Managers 'resorting to bullying staff'

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MANAGERS are increasingly resorting to 'bullying' tactics in a drive for higher productivity, according to the country's largest private sector white-collar union.

The Manufacturing Science Finance union yesterday launched a campaign against bullying in the workplace, which it says has increased considerably as unions have come under legal attack.

Chris Ball, a national officer of the union, told an MSF conference on the problem that some companies were resorting to aggressive tactics as a 'cheap and easy way to shed staff'. He said the scope for macho management practices had increased because of the widespread introduction of performance-related pay and individual contracts.

Harsh management practices had increased at a time when the rights of workers to complain about unfair treatment had progressively been withdrawn, Mr Ball said.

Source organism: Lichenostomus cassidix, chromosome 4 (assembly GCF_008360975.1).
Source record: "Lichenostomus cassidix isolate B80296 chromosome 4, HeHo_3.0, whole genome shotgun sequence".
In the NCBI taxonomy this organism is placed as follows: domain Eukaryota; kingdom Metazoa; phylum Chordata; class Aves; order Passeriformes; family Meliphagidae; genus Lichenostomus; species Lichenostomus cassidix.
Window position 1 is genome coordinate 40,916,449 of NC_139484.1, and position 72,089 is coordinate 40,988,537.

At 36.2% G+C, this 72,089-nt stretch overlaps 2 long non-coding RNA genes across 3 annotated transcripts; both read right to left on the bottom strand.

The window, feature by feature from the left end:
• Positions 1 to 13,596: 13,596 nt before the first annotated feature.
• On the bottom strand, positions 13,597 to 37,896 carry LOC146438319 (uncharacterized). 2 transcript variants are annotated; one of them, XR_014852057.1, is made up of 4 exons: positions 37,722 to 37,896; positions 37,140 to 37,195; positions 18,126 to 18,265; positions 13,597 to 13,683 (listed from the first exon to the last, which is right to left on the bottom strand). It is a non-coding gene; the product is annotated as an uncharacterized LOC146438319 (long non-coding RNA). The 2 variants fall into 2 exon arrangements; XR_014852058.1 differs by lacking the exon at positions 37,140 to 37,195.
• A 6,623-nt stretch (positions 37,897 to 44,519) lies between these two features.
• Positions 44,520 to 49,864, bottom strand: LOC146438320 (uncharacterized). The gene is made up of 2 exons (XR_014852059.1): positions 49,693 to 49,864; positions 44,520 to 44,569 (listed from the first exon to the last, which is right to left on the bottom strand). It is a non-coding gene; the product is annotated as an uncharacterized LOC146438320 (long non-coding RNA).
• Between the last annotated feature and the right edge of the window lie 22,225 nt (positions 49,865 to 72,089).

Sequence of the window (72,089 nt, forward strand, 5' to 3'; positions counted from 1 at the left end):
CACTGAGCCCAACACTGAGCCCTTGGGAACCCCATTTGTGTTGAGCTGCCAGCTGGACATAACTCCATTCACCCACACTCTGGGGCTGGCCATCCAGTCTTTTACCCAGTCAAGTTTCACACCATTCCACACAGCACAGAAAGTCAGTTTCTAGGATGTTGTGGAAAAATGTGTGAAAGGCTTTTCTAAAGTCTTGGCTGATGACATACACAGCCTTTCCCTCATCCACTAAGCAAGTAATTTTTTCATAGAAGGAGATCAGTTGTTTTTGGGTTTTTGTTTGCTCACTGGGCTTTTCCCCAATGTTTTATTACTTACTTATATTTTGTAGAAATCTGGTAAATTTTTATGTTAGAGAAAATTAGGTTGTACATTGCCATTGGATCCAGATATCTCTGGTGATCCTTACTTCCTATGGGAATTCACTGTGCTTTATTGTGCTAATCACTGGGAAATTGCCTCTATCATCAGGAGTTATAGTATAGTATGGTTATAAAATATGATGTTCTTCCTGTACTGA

The union is to seek procedures for workers to complain without the fear of 'even more intimidation'.

Liz Eastham, a 41-year-old MSF member, told the conference that she resigned from her job as a sales person with a company selling health care products after her life had been made 'intolerable' by a manager. 'After 20-odd years of continuous work and of tolerating macho managers, both male and female, I'd had a basinful and resigned . . . We must stop this brutal treatment of people at work.'